3 min read

🔴 The pace layers of innovation

Why the different forms of innovation can only move at a different speed. Not so much because some are slower or faster, but because they impact different layers of the market infrastructure.
🔴 The pace layers of innovation
Photo by Reid Zura / Unsplash

In The Clock Of The Long Now, Stewart BRAND introduced a simple but powerful model for how the different layers of our civilization were evolving at different paces. From the break-neck speed of fashion and commerce to the slower tectonic shifts of culture and nature.  

The pace layers of civilization (Stewart Brand, 2000)

Once seen, like any powerful mental model, it's difficult to forget.

Stéphanie referred to it too in 2017 when working on the different stacks of corporate culture change:

The full-stack corporate culture (Stéphanie Mitrano, 2017)

I also caught myself coming back to it just a few days ago to develop how a more systemic approach to innovation was necessary in turbulent times. The core idea is that innovation is both a slow and fast game, which is constrained by different types of market infrastructures:

The pace layers of market infrastructures. 

To have a decent shot at delivering business opportunities, different innovation modes are necessary with shorter or longer payoffs:

Peeling the onion of innovation diffusion through the different market infrastructures.

For instance, technological innovation rarely hits the market layer directly. It generally has to impact and transform physical infrastructures, which will unlock new software capabilities and produce market change. This is why Moore's law is vastly misunderstood at first: we can easily monitor how technological capabilities grow at exponential speed but fail to see the connection with how the market will change until it's too late. This market change is only a second order of consequences of technological innovation; a vast and slower ripple effect of the underlying stacks if you will.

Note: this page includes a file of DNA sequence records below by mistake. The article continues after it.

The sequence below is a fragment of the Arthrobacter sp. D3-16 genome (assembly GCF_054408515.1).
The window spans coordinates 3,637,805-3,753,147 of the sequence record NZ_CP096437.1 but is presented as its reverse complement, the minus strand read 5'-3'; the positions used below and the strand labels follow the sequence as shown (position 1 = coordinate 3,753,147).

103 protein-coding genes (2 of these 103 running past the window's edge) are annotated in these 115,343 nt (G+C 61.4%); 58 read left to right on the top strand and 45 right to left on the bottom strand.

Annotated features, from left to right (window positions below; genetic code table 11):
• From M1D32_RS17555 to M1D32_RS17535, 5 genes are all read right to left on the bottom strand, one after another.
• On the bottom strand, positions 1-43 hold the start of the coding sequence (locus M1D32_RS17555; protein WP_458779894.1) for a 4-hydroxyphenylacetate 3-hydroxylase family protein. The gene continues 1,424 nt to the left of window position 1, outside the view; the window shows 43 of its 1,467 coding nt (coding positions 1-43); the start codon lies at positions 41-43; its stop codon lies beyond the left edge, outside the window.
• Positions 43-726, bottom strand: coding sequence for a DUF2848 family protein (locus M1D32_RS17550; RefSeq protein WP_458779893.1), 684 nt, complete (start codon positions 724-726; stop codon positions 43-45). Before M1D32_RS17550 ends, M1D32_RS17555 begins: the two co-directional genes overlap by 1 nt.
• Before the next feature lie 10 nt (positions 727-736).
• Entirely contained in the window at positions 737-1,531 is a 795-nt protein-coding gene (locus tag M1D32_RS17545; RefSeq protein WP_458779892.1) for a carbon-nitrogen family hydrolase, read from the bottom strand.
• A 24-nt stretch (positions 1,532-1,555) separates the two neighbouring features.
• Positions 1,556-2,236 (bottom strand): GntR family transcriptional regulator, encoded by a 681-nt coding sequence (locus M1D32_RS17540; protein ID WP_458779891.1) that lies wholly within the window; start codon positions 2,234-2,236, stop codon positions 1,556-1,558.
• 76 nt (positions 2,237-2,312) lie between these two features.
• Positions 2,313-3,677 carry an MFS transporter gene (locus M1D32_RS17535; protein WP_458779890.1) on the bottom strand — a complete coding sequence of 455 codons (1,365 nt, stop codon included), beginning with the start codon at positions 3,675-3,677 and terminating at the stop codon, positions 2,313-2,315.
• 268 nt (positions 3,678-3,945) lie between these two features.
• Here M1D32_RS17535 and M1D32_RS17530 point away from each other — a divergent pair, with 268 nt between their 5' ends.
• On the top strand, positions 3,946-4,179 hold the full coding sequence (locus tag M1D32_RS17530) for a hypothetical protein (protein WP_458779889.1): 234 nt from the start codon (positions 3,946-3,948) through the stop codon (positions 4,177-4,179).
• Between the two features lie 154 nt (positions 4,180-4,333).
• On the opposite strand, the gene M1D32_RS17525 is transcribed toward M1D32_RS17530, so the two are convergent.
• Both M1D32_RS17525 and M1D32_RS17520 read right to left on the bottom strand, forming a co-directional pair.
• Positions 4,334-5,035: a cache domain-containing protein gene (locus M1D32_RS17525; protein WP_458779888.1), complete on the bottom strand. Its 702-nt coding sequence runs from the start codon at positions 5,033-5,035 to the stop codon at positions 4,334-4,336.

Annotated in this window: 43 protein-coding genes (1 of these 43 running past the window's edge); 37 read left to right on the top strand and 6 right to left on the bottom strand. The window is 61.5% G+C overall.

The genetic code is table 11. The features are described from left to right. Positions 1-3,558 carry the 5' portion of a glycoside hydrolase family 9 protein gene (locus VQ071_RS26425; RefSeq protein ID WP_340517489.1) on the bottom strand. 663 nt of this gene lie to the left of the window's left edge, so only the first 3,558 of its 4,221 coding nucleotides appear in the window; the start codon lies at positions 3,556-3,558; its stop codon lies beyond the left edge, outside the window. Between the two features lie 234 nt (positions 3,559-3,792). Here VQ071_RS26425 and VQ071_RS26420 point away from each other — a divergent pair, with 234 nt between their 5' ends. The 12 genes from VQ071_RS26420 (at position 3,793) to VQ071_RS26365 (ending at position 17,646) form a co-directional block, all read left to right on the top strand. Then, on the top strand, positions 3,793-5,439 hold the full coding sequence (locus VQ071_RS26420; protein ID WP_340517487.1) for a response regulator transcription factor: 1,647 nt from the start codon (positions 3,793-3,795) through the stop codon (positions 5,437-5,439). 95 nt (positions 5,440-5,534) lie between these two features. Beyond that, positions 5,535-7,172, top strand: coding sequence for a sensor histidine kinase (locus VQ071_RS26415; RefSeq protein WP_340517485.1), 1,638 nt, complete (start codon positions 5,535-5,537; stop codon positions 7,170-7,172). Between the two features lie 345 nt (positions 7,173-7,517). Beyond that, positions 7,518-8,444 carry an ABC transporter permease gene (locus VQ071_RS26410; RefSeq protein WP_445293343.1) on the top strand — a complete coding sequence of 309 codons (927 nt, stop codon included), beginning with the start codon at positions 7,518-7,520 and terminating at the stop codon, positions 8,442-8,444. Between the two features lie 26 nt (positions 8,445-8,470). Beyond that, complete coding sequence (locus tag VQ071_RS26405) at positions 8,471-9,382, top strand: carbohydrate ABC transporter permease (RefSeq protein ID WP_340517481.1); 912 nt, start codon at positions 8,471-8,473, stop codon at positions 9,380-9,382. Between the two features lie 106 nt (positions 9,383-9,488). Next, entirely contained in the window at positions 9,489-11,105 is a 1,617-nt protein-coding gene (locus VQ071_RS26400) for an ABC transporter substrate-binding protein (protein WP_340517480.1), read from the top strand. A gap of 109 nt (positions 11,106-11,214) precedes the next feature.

And deeper forms of innovation are, by nature, even slower to produce any form of impact (if they even do):

Deeptech innovation is not slow in itself but the way it has to percolate the different layers up to the market always is. 

Not to mention that a lot (most) of all these innovation trajectories are dictated not by any market transformation will, but by our collective taste for hype and all things that glitter:

The full pace layers of innovation.

The key take-away is not only about the speed at which a given form of innovation might produce a return on investment but also that there are many possible ROIs to expect. Moving the needle on the energy and laws stack of the ecosystem ripples out in many ways, unlocking customer awareness, activating new partnerships, nudging your corporate culture out of its complacent comfort zone, etc.  

Understanding this should obviously be an interesting first step toward a proper innovation portfolio strategy. 😎